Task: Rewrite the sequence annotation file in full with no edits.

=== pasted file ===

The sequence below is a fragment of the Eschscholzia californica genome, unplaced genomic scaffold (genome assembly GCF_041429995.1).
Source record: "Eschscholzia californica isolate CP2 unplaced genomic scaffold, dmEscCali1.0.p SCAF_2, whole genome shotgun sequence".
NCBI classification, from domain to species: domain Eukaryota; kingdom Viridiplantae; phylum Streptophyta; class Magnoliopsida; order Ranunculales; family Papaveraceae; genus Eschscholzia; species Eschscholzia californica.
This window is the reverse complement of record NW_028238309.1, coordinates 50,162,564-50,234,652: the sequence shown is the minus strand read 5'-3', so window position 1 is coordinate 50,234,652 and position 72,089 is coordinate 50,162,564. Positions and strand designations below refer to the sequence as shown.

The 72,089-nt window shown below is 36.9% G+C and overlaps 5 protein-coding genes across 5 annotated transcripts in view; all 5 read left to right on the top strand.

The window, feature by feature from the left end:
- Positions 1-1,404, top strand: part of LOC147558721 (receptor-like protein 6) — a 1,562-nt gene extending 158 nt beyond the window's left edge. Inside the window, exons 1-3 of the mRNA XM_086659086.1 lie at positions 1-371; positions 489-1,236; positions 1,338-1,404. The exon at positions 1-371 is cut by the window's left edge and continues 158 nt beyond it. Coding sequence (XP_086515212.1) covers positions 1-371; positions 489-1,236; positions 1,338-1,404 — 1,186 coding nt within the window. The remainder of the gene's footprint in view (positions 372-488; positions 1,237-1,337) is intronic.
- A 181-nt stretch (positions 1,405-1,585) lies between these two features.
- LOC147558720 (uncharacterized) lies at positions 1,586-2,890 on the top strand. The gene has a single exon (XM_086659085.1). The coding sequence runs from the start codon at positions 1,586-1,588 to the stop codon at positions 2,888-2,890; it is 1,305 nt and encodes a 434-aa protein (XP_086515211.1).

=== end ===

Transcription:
The sequence below is a fragment of the Eschscholzia californica genome, unplaced genomic scaffold (genome assembly GCF_041429995.1).
Source record: "Eschscholzia californica isolate CP2 unplaced genomic scaffold, dmEscCali1.0.p SCAF_2, whole genome shotgun sequence".
NCBI classification, from domain to species: domain Eukaryota; kingdom Viridiplantae; phylum Streptophyta; class Magnoliopsida; order Ranunculales; family Papaveraceae; genus Eschscholzia; species Eschscholzia californica.
This window is the reverse complement of record NW_028238309.1, coordinates 50,162,564-50,234,652: the sequence shown is the minus strand read 5'-3', so window position 1 is coordinate 50,234,652 and position 72,089 is coordinate 50,162,564. Positions and strand designations below refer to the sequence as shown.

The 72,089-nt window shown below is 36.9% G+C and overlaps 5 protein-coding genes across 5 annotated transcripts in view; all 5 read left to right on the top strand.

The window, feature by feature from the left end:
- Positions 1-1,404, top strand: part of LOC147558721 (receptor-like protein 6) — a 1,562-nt gene extending 158 nt beyond the window's left edge. Inside the window, exons 1-3 of the mRNA XM_086659086.1 lie at positions 1-371; positions 489-1,236; positions 1,338-1,404. The exon at positions 1-371 is cut by the window's left edge and continues 158 nt beyond it. Coding sequence (XP_086515212.1) covers positions 1-371; positions 489-1,236; positions 1,338-1,404 — 1,186 coding nt within the window. The remainder of the gene's footprint in view (positions 372-488; positions 1,237-1,337) is intronic.
- A 181-nt stretch (positions 1,405-1,585) lies between these two features.
- LOC147558720 (uncharacterized) lies at positions 1,586-2,890 on the top strand. The gene has a single exon (XM_086659085.1). The coding sequence runs from the start codon at positions 1,586-1,588 to the stop codon at positions 2,888-2,890; it is 1,305 nt and encodes a 434-aa protein (XP_086515211.1).